The same way there are authors who are not for me, there are authors which are. Jasper Fforde is one of them. Authors in the former camp tend to have books that which I’d consider 4* which end up getting pushed down to 3* for me, while with Fforde I feel like the opposite is true. Which is not to say this is a 3* book that I have pushed up to 4*, just that I feel like there’s a bit of leeway he would have were that the case (and which was definitely the case for some of the later books in the The Eyre Affair series).
Again, this is not that! I found this really enjoyable and engaging, and if I had had less work and more time to read over the past week I’d have finished this in many fewer sittings. As it were, I only got to this very late at night and was forcing myself to stay awake to finish and inevitably failing, because 6am is not a bedtime.
Perhaps not peak Fforde–I relegate that label to more literary minded works, by virtue of the aforementioned The Eyre Affair, and by the fact that even here there are literary/film/cultural jokes by the dozen just sprinkled in like seasoning–but very close to it, The Constant Rabbit doesn’t hide its satirical roots. Like the rabbits (and weasels, and foxes, and one elephant) who make up its driving force, it wouldn’t have been easy to do so and so he just leans into it. UKIP and Nigel Farage becomes UKARP and Nigel Smethwick. Brexit happened here, and the neighborhood-based corollary Rabxit is bandied about without a hint of irony. The neverending doublespeak of neighborhood busybodies who profess a Total, Utter Lack of Bias while being hideously Racist (Speciesist?) and also clearly attracted to the subjects of their loathing…well that’s not satirical, that’s just fact. It’s not kosher to call rabbits “bunnies” anymore, they prefer “rabbit,” but it’s not the same thing as rabbits calling humans “Fudds” (for Elmer Fudd).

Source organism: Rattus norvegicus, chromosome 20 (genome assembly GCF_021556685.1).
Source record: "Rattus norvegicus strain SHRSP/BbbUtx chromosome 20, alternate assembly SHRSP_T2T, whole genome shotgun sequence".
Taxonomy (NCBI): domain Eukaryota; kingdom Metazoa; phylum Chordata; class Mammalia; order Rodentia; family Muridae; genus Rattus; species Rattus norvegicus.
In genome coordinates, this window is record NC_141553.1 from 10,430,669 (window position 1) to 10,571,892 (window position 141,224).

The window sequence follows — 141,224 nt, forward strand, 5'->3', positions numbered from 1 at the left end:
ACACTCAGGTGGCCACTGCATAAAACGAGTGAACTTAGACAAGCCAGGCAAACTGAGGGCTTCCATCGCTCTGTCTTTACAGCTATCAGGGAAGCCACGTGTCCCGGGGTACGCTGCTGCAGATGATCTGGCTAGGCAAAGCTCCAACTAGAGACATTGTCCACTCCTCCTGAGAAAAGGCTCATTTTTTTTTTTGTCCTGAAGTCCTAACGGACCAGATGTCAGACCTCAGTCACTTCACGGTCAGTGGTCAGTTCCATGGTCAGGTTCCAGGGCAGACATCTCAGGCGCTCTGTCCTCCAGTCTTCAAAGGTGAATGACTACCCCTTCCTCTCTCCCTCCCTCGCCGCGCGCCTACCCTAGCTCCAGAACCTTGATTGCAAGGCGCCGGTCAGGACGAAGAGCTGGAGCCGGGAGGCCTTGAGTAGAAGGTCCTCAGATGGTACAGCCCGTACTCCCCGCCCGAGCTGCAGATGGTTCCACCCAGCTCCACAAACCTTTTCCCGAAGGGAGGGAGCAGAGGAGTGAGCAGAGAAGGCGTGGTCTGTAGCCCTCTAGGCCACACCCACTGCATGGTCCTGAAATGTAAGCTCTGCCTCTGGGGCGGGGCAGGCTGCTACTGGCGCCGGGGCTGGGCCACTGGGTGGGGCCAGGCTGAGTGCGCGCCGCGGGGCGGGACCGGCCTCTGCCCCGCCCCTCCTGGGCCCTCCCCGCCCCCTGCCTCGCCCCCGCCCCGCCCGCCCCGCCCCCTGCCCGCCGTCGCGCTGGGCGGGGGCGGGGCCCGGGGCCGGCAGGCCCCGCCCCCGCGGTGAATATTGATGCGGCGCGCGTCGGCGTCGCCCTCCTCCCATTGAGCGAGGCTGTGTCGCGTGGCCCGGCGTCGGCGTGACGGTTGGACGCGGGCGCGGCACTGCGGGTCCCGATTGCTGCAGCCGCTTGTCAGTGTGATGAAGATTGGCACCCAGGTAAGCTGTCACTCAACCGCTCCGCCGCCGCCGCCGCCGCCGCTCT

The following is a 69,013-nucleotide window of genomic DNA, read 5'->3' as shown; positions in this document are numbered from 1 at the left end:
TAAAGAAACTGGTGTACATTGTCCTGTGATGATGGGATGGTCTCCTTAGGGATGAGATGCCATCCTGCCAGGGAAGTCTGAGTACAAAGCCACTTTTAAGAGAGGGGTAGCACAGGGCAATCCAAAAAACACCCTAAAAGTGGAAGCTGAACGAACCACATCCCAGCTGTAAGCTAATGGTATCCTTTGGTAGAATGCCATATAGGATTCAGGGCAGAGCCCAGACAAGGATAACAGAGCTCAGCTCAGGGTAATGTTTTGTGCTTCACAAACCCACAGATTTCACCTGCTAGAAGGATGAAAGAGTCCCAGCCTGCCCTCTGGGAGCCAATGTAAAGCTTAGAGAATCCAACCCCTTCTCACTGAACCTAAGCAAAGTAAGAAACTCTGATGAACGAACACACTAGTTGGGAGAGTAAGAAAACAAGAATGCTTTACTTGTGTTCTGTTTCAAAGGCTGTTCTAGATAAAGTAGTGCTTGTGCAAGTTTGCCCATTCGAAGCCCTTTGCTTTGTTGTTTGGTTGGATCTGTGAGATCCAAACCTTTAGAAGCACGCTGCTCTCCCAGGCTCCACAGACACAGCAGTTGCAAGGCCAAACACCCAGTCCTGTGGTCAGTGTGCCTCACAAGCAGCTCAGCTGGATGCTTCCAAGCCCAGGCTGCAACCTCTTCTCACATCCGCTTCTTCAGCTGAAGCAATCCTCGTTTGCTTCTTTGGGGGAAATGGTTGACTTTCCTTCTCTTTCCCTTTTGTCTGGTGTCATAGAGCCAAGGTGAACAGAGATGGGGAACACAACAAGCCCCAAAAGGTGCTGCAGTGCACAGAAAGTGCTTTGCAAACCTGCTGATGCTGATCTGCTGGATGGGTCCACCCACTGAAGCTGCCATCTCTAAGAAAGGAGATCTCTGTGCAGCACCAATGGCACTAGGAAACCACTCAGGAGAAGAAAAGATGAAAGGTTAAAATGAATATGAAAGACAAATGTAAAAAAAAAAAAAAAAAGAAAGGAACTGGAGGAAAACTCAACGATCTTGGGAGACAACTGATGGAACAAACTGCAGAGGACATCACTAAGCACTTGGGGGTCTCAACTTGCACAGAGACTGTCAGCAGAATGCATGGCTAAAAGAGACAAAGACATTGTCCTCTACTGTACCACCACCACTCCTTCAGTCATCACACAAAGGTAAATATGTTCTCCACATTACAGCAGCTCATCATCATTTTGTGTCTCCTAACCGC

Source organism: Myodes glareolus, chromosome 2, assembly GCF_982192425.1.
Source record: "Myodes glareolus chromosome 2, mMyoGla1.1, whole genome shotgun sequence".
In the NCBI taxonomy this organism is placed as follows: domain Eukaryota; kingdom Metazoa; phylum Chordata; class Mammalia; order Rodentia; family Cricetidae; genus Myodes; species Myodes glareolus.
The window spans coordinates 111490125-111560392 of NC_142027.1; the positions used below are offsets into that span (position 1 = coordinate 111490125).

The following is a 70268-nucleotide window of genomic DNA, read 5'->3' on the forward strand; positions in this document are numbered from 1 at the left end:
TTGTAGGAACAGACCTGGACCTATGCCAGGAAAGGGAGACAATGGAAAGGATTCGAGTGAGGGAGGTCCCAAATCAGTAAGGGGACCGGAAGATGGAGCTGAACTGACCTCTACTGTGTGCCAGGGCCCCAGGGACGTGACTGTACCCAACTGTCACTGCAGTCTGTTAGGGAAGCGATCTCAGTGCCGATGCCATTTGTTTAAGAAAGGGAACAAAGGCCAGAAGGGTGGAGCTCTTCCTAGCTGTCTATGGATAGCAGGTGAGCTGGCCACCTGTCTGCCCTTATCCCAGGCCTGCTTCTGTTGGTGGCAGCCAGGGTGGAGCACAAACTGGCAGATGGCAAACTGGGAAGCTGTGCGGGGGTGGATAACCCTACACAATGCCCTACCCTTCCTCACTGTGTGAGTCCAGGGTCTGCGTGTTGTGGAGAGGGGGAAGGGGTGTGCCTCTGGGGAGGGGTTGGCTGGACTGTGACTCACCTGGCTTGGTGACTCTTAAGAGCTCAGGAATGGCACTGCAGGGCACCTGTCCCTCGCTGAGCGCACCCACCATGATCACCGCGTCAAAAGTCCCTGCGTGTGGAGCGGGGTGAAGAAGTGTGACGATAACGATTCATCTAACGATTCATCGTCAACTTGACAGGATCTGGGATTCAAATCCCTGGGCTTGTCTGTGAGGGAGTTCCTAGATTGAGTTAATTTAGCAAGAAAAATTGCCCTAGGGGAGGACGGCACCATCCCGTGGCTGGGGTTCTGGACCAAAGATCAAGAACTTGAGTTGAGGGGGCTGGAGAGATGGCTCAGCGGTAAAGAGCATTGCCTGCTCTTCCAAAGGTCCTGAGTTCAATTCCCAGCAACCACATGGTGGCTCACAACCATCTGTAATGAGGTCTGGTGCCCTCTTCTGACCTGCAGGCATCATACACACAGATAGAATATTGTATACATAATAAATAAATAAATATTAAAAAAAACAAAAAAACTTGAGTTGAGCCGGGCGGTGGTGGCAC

As a Teaching Moment Tool the book might be a bit more uneven. The vitriol and ideology spewed by the anti-Rabbit factious is truly inhumane because the eponymous rabbits are, well, inhuman. I’m thinking of An Unkindness of Ghosts, which I’ve seen criticized for being too gratuitously torture porn-ish. Except that it’s another heavily allegorical type book, this time Enslaved People But In Space!, and that’s reality. It’s just because it’s about humans that it veers to this side of, ah I can’t take this, also when is it violence for the sake of violence?
Here, because we’re talking about Rabbits the need for moderation of the villains is entirely stripped away to the point where it’s comical. Maybe? As an across-the-street reader of UK news, I cannot say for sure that the Brexit-y contingent weren’t this vile wrt immigrants. I suppose that it wouldn’t surprise me if they had been is answer enough!